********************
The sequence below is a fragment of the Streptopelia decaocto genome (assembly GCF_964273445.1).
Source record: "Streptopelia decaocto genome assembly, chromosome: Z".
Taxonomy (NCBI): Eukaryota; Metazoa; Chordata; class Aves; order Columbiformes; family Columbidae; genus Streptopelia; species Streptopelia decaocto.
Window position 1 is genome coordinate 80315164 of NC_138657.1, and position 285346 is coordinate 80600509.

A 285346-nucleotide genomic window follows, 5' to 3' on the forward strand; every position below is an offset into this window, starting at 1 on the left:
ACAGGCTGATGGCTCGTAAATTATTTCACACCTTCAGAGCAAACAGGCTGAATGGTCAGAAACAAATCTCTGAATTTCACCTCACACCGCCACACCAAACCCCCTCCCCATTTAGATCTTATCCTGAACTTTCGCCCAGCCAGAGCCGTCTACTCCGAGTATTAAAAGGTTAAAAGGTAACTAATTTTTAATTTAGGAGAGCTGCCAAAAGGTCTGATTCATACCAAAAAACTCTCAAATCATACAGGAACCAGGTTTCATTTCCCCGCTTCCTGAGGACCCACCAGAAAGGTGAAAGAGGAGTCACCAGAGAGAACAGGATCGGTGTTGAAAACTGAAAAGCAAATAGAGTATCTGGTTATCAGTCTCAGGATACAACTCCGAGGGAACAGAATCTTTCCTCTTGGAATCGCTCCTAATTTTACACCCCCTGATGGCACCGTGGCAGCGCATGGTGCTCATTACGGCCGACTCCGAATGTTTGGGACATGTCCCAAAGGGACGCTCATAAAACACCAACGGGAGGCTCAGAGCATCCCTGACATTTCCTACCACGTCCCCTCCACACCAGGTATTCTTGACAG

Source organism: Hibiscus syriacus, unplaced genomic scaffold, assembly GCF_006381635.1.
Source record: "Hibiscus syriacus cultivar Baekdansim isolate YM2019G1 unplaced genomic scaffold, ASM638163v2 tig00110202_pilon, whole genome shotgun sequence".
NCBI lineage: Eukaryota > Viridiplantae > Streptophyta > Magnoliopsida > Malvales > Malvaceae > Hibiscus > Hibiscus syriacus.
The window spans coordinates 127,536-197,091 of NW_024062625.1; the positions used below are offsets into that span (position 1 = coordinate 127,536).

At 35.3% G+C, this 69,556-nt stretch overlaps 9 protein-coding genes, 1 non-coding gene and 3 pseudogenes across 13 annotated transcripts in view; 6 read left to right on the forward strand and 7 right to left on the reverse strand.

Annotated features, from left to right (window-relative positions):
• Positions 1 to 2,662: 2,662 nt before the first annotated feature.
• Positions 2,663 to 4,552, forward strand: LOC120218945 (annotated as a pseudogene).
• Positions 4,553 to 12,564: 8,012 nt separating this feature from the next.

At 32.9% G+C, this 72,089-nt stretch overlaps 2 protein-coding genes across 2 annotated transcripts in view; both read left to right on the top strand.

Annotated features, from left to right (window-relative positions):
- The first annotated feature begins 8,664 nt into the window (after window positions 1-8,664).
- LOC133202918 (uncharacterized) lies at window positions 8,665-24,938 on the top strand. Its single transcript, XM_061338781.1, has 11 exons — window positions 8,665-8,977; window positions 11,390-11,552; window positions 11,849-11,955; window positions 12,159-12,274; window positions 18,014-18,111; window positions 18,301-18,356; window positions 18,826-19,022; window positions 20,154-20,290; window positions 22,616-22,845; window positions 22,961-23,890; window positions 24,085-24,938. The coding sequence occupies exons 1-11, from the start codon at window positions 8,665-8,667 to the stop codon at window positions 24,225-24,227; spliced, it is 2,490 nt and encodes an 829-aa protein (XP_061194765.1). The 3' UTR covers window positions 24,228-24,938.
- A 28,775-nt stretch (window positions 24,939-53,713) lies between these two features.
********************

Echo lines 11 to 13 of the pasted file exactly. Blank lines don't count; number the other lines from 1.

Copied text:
At 35.3% G+C, this 69,556-nt stretch overlaps 9 protein-coding genes, 1 non-coding gene and 3 pseudogenes across 13 annotated transcripts in view; 6 read left to right on the forward strand and 7 right to left on the reverse strand.

Annotated features, from left to right (window-relative positions):
• Positions 1 to 2,662: 2,662 nt before the first annotated feature.